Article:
Agency: “clients, stop making apps”

“We try to de-sell native apps” was one of the first things IT director Henry Wong and creative director Alan Kan at digital agency Kitchen, said at the interview yesterday.

“A native app is something marketers can say they’ve done and say ‘there, we have it’; but like any Facebook page or an app, you need to maintain it so you’re still relevant and valuable to have in users’ phone,” said Wong. “And, to be honest, that’s not the case with many of the native apps we’ve seen.”

As such, the agency’s mantra for mobile is one-off, web-based and campaign-based interactive games that are not only less time consuming and cheaper to produce and easier to adjust to various screens and than apps, but they can also “promote instant response, entertainment, and online-to-offline marketing”, said Kan.

Such was the recent campaign they did for DBS to help promote its new plane ticket and Sogo coupon offers.

The push was an online virtual flying game that – if played at home -- rewards a cup of coffee after winning and flight tickets or cash coupons if played at a weekly event, whereby all the players’ virtual airplanes show up on a big screen. The campaign was complemented by another Facebook virtual flying game.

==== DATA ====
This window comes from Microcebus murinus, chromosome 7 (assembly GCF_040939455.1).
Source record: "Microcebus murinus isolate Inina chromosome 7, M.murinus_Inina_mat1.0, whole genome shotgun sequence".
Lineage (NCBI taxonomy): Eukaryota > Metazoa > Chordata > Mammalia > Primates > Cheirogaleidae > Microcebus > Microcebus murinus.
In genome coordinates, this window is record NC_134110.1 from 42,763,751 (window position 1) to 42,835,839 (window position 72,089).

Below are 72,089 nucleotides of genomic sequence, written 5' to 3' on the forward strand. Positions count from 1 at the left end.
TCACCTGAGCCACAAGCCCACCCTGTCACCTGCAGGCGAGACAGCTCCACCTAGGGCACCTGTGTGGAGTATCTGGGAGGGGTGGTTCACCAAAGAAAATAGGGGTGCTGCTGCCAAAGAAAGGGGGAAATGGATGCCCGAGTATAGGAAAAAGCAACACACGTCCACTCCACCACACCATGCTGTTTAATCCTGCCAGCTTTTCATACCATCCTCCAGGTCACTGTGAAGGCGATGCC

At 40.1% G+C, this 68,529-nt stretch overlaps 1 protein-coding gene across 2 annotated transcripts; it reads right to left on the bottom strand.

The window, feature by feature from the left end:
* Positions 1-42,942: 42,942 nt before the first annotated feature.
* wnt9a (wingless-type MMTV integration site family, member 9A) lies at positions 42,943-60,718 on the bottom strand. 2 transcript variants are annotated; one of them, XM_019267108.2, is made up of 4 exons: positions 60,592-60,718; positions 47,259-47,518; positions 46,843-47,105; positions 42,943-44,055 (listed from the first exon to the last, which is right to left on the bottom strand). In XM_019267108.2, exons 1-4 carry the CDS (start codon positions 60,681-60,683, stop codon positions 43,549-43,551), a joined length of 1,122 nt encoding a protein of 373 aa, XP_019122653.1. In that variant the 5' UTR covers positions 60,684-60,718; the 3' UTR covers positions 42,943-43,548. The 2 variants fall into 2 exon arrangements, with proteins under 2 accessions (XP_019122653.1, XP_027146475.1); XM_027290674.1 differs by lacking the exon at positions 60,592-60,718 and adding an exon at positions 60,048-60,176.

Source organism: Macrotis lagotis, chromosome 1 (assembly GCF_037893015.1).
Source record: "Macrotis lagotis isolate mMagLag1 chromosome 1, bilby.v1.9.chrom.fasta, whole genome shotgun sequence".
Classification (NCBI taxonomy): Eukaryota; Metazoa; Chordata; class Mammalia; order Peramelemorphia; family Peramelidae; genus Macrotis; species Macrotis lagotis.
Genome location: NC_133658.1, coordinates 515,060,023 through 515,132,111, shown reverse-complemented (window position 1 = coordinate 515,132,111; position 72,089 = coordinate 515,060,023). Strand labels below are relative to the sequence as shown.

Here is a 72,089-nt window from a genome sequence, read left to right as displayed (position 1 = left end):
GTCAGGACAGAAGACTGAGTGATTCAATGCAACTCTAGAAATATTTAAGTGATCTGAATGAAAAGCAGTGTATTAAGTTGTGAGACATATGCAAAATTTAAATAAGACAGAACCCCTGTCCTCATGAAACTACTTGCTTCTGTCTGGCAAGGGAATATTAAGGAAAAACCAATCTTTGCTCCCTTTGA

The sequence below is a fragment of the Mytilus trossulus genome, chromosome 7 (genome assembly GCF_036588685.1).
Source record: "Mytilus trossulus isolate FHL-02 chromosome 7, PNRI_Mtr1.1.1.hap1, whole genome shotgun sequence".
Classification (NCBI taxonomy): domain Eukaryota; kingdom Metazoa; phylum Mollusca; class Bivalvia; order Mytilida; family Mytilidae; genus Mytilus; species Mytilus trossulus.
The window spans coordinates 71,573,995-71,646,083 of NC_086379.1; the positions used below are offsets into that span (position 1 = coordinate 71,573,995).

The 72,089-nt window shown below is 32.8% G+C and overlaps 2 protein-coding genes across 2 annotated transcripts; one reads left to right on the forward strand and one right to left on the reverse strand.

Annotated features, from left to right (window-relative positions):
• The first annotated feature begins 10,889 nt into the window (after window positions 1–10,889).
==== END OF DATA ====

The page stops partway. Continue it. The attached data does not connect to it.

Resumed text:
DBS’s sales team was at the event to enlist people to sign onto the card.


“The campaign was more soft-selling: we didn’t sell on the campaign directly, but we created a mindset for players in a sense that ‘oh, you didn’t win the game? You can sign up with DBS and fly to Taiwan anyway,” said Kan.

“The push is very instant: people don’t need to download the app, they can just scan the QR code and play immediately. We get instant response, and the entertainment value is very high,” he said, adding that every campaign and industry require a different strategy, and mobile apps are not the answer to everything.

“I wouldn’t sell diamonds like this, for example.”

Wong chimed in, saying that present-day technology allows web browsers to perform like apps anyway: the latter only has an advantage of letting users capture photos, which is a function he believes web browsers will eventually have.

Other one-off interactive games the agency has done includes the Coca-Cola Music Game that had fans tapping their phones based on the music coming from the TVC, and eventually, a game that also interacts with commercials for its latest Durex campaign.